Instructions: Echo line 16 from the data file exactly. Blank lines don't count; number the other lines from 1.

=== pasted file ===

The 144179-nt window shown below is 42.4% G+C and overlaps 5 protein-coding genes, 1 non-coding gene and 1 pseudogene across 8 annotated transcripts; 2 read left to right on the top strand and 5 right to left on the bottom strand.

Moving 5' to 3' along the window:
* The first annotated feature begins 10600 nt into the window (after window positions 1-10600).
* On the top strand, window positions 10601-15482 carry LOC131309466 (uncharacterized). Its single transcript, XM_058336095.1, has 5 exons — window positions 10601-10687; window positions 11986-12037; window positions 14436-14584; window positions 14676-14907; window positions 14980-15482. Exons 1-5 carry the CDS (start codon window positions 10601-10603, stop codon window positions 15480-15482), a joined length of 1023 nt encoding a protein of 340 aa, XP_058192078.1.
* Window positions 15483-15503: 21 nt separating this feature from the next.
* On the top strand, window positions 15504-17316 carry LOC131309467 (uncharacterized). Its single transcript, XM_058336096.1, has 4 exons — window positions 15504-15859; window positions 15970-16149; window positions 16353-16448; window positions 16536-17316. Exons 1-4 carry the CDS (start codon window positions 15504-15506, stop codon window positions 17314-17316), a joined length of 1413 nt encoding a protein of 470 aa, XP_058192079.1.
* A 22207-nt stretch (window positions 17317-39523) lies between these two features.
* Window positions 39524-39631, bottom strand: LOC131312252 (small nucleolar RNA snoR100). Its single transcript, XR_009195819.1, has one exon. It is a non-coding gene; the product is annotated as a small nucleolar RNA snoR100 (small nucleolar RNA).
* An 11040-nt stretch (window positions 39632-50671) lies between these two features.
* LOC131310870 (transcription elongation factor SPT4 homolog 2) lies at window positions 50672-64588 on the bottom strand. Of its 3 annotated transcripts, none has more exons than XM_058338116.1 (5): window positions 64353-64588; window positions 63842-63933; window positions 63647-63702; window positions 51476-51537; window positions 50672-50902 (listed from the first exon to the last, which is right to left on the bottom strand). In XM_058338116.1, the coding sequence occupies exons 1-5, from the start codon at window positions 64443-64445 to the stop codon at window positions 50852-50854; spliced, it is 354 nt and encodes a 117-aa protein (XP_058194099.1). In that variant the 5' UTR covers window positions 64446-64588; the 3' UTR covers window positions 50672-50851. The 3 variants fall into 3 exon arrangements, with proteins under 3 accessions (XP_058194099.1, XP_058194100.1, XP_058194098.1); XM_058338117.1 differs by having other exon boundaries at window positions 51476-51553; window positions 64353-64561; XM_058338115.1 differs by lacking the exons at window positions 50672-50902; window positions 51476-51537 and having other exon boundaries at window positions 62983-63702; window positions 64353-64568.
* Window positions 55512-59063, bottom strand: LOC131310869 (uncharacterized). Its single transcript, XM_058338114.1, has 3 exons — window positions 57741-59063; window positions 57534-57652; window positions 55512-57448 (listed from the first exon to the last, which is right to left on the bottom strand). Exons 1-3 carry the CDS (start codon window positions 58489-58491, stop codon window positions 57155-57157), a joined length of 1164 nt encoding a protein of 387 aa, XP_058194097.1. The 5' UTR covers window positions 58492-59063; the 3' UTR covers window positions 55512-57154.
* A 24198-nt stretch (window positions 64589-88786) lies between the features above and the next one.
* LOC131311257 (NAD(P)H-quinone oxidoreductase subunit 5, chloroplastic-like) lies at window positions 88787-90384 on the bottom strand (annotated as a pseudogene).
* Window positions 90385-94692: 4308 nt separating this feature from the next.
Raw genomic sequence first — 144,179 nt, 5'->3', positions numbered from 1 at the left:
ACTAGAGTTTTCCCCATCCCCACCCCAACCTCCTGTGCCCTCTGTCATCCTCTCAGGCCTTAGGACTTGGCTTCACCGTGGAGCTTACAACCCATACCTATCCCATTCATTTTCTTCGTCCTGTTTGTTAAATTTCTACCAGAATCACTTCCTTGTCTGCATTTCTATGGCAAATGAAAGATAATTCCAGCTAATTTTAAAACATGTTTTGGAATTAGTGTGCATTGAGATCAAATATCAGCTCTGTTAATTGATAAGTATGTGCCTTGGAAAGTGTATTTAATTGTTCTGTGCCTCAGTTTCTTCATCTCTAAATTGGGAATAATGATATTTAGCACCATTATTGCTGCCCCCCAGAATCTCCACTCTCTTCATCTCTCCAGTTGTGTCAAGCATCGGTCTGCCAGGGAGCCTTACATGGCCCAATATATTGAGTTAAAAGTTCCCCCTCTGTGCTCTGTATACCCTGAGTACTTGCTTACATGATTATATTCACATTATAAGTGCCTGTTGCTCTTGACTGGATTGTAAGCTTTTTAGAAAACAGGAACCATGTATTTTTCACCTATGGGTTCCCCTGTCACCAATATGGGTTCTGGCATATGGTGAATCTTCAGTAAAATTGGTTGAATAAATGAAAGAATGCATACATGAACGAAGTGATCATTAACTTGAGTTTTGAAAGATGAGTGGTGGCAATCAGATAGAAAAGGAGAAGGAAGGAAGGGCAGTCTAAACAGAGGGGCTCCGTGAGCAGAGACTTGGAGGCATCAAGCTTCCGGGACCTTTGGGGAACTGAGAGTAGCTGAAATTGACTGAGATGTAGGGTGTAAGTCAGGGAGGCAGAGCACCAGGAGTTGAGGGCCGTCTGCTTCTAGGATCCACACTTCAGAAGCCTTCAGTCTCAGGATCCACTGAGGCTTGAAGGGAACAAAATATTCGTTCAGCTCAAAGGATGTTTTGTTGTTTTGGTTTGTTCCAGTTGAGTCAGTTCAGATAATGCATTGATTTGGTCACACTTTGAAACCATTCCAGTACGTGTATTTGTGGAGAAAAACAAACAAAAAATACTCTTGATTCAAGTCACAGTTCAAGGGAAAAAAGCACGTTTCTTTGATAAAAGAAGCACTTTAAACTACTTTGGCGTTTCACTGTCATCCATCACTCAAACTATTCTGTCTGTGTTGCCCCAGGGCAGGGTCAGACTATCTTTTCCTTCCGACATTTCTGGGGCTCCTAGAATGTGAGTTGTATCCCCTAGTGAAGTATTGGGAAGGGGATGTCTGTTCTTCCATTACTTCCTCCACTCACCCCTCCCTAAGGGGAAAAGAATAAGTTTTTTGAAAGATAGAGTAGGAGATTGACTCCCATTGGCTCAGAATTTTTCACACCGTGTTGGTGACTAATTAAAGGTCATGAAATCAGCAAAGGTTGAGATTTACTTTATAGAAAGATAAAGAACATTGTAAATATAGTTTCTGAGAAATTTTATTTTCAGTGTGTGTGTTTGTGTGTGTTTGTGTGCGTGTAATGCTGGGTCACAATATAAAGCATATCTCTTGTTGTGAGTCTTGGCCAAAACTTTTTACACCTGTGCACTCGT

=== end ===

ACTAGAGTTTTCCCCATCCCCACCCCAACCTCCTGTGCCCTCTGTCATCCTCTCAGGCCTTAGGACTTGGCTTCACCGTGGAGCTTACAACCCATACCTATCCCATTCATTTTCTTCGTCCTGTTTGTTAAATTTCTACCAGAATCACTTCCTTGTCTGCATTTCTATGGCAAATGAAAGATAATTCCAGCTAATTTTAAAACATGTTTTGGAATTAGTGTGCATTGAGATCAAATATCAGCTCTGTTAATTGATAAGTATGTGCCTTGGAAAGTGTATTTAATTGTTCTGTGCCTCAGTTTCTTCATCTCTAAATTGGGAATAATGATATTTAGCACCATTATTGCTGCCCCCCAGAATCTCCACTCTCTTCATCTCTCCAGTTGTGTCAAGCATCGGTCTGCCAGGGAGCCTTACATGGCCCAATATATTGAGTTAAAAGTTCCCCCTCTGTGCTCTGTATACCCTGAGTACTTGCTTACATGATTATATTCACATTATAAGTGCCTGTTGCTCTTGACTGGATTGTAAGCTTTTTAGAAAACAGGAACCATGTATTTTTCACCTATGGGTTCCCCTGTCACCAATATGGGTTCTGGCATATGGTGAATCTTCAGTAAAATTGGTTGAATAAATGAAAGAATGCATACATGAACGAAGTGATCATTAACTTGAGTTTTGAAAGATGAGTGGTGGCAATCAGATAGAAAAGGAGAAGGAAGGAAGGGCAGTCTAAACAGAGGGGCTCCGTGAGCAGAGACTTGGAGGCATCAAGCTTCCGGGACCTTTGGGGAACTGAGAGTAGCTGAAATTGACTGAGATGTAGGGTGTAAGTCAGGGAGGCAGAGCACCAGGAGTTGAGGGCCGTCTGCTTCTAGGATCCACACTTCAGAAGCCTTCAGTCTCAGGATCCACTGAGGCTTGAAGGGAACAAAATATTCGTTCAGCTCAAAGGATGTTTTGTTGTTTTGGTTTGTTCCAGTTGAGTCAGTTCAGATAATGCATTGATTTGGTCACACTTTGAAACCATTCCAGTACGTGTATTTGTGGAGAAAAACAAACAAAAAATACTCTTGATTCAAGTCACAGTTCAAGGGAAAAAAGCACGTTTCTTTGATAAAAGAAGCACTTTAAACTACTTTGGCGTTTCACTGTCATCCATCACTCAAACTATTCTGTCTGTGTTGCCCCAGGGCAGGGTCAGACTATCTTTTCCTTCCGACATTTCTGGGGCTCCTAGAATGTGAGTTGTATCCCCTAGTGAAGTATTGGGAAGGGGATGTCTGTTCTTCCATTACTTCCTCCACTCACCCCTCCCTAAGGGGAAAAGAATAAGTTTTTTGAAAGATAGAGTAGGAGATTGACTCCCATTGGCTCAGAATTTTTCACACCGTGTTGGTGACTAATTAAAGGTCATGAAATCAGCAAAGGTTGAGATTTACTTTATAGAAAGATAAAGAACATTGTAAATATAGTTTCTGAGAAATTTTATTTTCAGTGTGTGTGTTTGTGTGTGTTTGTGTGCGTGTAATGCTGGGTCACAATATAAAGCATATCTCTTGTTGTGAGTCTTGGCCAAAACTTTTTACACCTGTGCACTCGT